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Bankston v. United States

United States District Court, N.D. Ohio, Eastern Division

August 5, 2019

ANGELIQUE BANKSTON, Defendant-Petitioner,
v.
UNITED STATES OF AMERICA, Plaintiff-Respondent.

          MEMORANDUM AND OPINION

          DONALD C. NUGENT, SENIOR UNITED STATES DISTRICT JUDGE

         Defendant filed a Motion to Vacate, Set Aside, or Correct Sentence pursuant to Title 28 United States Code § 2255. For the reasons below, the Defendant's motion is denied.

         I. Procedural History

         On November 21, 2013, a jury found Petitioner, Ms. Bankston, guilty of Counts 1-23 of the second superceding indictment, including: three counts of conspiracy to commit bank fraud and money laundering (Counts 1, 15, and 17) in violation of 18 U.S.C. § 371; five counts of bank fraud (Counts 2-5 and 7) in violation of 18 U.S.C. § 1344; eight counts of mail fraud (Counts 10-14, 18s, 20-21) in violation of 18 U.S.C. § 1341; one count of wire fraud (Count 16) in violation of 18 U.S.C. 1343; and one count of money laundering (Count 9) in violation of 18 U.S.C. §§ 1956(a)(1)(B) and 1956(a)(1). (ECF #150). She was sentenced to a total of 168 months imprisonment, with $75, 554.17 in restitution, and three years of supervised release.

         Ms. Bankston filed a timely appeal from the judgment of conviction and submitted four arguments to support her appeal. Ms. Bankston argued that her conviction should be overturned because (1) she had not validly waived her right to counsel at trial; (2) she should not have been charged with making false statements under 18 U.S.C. §1001 (Count 23 of the indictment); (3) her constitutional rights were violated at trial by judicial bias, prosecutorial misconduct and ineffective assistance of counsel, all related to the false statements count; and, (4) the evidence was insufficient to support her conviction for Counts 16 (wire fraud) and 18 (mail fraud). United States v. Bankston, 820 F.3d 215, 220, 222 (6th Cir. 2016).

         Ms. Bankston also appealed her sentence alleging that the Court (1) incorrectly calculated her base offense level as 27 when it was previously determined to be 25; (2) miscalculated her criminal history category as a VI rather than V; and (3) failed to address factual discrepancies regarding the aggregate amount of loss under § 2B 1.1 (b)(1). Id. at 236. On appeal, Count 23 was vacated pursuant to Subsection (b) of 18 U.S.C. § 1001(b) as false statement prohibition "does not apply to a party to a judicial proceeding, or that party's counsel, for statements, representations, writing or documents submitted by such party or counsel to a judge, or magistrate in that proceeding." The Court of Appeals did not accept her argument for vacating the convictions for the other counts. However, the Court did agree that Ms. Bankston "needed to be resentenced on all but the aggravated identity theft counts." Bankston, at 236. The Court of Appeals gave the following reasons for their decision: (1) the trial court had earlier noted that Ms. Bankston's offense level should be 25 but later sentenced her based on a level of 27; (2) the trial court determined Ms. Bankston fell within a criminal history category of VI rather than the previously determined category of V without providing any explanation; and (3) the trial court provided no explanation as to how the Government's loss amount was correct. Id. The Court then remanded the case for resentencing. (ECF #312, p. 3).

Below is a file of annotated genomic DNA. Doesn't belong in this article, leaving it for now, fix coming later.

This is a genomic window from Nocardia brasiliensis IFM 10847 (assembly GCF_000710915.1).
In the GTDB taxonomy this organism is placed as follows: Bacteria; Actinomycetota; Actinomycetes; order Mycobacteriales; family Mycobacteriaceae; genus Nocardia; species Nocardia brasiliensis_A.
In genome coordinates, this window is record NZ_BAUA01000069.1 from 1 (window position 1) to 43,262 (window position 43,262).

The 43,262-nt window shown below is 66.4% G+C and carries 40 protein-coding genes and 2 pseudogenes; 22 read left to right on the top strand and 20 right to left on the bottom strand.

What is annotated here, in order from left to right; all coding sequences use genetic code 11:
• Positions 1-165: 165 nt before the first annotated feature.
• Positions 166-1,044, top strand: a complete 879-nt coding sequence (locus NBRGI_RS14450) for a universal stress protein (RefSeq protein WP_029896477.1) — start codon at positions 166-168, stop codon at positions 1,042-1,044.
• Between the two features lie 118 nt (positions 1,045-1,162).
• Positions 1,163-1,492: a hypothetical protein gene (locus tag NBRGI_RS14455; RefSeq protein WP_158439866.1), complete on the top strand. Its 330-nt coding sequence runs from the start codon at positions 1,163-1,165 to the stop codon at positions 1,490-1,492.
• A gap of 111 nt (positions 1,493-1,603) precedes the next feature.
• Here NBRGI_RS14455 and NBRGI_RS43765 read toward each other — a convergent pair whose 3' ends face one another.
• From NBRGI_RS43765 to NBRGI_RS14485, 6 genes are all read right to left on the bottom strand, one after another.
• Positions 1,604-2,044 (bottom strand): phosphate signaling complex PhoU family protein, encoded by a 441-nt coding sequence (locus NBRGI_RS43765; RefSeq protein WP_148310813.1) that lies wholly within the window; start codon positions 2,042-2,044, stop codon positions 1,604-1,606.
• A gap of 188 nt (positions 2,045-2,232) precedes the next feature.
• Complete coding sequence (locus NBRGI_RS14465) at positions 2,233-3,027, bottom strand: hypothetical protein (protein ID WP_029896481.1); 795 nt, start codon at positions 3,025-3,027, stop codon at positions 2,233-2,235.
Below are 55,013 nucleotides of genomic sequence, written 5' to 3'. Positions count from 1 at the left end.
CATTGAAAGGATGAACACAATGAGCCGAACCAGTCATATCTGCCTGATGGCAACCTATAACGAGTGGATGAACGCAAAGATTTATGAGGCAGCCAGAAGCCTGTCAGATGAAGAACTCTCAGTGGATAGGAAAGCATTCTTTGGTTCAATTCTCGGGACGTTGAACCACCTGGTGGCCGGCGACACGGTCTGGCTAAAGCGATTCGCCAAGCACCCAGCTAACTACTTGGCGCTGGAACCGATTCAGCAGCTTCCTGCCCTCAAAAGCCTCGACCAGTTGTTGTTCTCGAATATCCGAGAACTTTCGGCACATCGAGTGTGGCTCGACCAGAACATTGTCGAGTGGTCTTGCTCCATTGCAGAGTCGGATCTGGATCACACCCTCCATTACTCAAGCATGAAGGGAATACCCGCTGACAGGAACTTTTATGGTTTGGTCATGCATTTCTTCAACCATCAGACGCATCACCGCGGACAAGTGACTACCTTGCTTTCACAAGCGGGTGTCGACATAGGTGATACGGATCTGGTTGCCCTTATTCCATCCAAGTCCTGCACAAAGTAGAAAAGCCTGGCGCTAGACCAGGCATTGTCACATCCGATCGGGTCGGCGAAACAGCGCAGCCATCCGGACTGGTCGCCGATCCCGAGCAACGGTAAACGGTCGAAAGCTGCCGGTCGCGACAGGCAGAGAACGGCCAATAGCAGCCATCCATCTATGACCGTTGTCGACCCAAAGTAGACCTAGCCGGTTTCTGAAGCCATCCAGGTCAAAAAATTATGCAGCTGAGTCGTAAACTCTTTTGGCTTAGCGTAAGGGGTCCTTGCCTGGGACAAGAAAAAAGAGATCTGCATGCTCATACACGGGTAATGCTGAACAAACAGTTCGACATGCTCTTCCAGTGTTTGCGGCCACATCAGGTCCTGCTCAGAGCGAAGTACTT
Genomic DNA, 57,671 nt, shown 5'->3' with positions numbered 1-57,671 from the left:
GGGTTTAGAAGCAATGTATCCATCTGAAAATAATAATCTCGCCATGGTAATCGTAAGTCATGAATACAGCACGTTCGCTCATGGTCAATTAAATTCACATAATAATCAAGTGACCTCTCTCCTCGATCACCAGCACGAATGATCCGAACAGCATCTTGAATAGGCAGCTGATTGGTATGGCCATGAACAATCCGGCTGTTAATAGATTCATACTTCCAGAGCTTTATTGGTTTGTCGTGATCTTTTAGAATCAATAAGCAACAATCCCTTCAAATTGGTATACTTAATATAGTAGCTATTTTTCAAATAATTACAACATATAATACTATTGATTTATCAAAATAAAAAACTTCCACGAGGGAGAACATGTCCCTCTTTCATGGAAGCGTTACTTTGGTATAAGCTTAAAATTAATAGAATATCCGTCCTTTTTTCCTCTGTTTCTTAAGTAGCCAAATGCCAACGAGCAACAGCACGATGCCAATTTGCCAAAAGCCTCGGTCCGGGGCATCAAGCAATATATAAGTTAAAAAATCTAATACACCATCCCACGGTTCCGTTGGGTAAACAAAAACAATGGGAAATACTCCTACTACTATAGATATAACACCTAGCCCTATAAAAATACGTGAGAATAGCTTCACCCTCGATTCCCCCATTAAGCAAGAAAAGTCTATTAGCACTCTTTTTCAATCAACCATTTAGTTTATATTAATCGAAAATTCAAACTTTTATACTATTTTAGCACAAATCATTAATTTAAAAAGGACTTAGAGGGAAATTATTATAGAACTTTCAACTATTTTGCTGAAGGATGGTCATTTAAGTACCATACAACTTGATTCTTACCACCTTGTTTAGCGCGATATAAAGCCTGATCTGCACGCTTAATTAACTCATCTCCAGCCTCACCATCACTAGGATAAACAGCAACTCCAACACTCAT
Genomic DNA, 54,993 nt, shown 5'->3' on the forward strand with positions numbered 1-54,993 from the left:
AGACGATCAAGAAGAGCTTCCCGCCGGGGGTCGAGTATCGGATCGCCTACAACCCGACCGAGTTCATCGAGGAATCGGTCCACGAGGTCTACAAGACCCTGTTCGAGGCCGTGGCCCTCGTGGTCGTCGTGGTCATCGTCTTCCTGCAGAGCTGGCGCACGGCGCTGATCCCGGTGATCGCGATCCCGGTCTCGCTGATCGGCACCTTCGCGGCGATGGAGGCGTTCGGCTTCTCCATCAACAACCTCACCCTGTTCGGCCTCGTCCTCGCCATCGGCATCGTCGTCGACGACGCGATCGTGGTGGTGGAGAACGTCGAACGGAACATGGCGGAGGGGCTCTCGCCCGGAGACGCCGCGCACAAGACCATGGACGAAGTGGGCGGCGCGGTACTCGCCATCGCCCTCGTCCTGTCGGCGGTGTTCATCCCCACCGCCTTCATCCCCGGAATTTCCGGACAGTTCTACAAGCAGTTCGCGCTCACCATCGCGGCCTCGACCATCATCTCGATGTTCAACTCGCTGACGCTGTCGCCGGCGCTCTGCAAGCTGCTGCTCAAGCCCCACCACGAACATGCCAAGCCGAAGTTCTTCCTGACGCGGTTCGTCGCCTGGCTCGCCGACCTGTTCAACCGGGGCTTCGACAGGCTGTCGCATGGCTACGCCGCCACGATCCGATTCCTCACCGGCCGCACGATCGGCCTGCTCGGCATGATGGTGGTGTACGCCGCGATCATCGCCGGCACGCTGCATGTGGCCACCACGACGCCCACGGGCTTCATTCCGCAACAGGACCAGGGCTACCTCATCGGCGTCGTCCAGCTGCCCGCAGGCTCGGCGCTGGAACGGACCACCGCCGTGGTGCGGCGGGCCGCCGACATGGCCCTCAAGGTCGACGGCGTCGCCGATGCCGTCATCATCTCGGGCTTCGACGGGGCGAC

On October 25, 2016, this Court held a re-sentencing hearing and sentenced Ms. Bankston to 185 months of imprisonment, to be followed by a three year term of supervised release. (ECF #312, p. 4). Ms. Bankston again filed a timely appeal of her sentence and on October 11, 2017, the 6th Circuit Court of Appeals affirmed her conviction and sentence. United States v. Bankston, 711 Fed.Appx. 307 (6th Cir. 2017). Ms. Bankston then filed a timely Petition for Writ of Certiorari with the United States Supreme Court, which was denied on May 29, 2018. (ECF #312, p. 4). Upon said denial, Ms. Bankston filed a timely Motion pursuant to 28 U.S.C. § 2255(f) alleging eight grounds for relief which are as follows:

(1) Ms. Bankston was denied due process because the Government failed to disclose potentially exculpatory Brady material (ECF #312, p. 6);
(2) Ms. Bankston's rights under the Fourth Amendment were violated by the Government's reliance on false information to obtain a warrant to search her residence (Id., p. 12);
(3) Ms. Bankston's Sixth Amendment right to effective assistance of counsel was violated (Id., p. 16);
(4) Trial counsel rendered ineffective assistance by failing to challenge the composition of the jury venire after the Government used peremptory challenges to exclude minorities contrary to the Batson v. Kentucky mandate (Id., p. 17);
(5) Government obtained Ms. Bankston's conviction by knowingly soliciting false testimony and introducing evidence in violation of her constitutional rights (Id., p. 22);
(6) Ms. Bankston's Sixth Amendment right to effective assistance of counsel was violated during her initial sentencing hearing (Id., p. 24);
(7) Ms. Bankston's Sixth Amendment right to effective assistance of counsel was violated during the preparation for her resentencing (Id., p. 29); and
(8) Resentencing counsel failed to investigate or consult with appropriate experts regarding loss calculations. (Id., p. 36).

         II. Law and Analysis

         a. Limitations to a ยง ...


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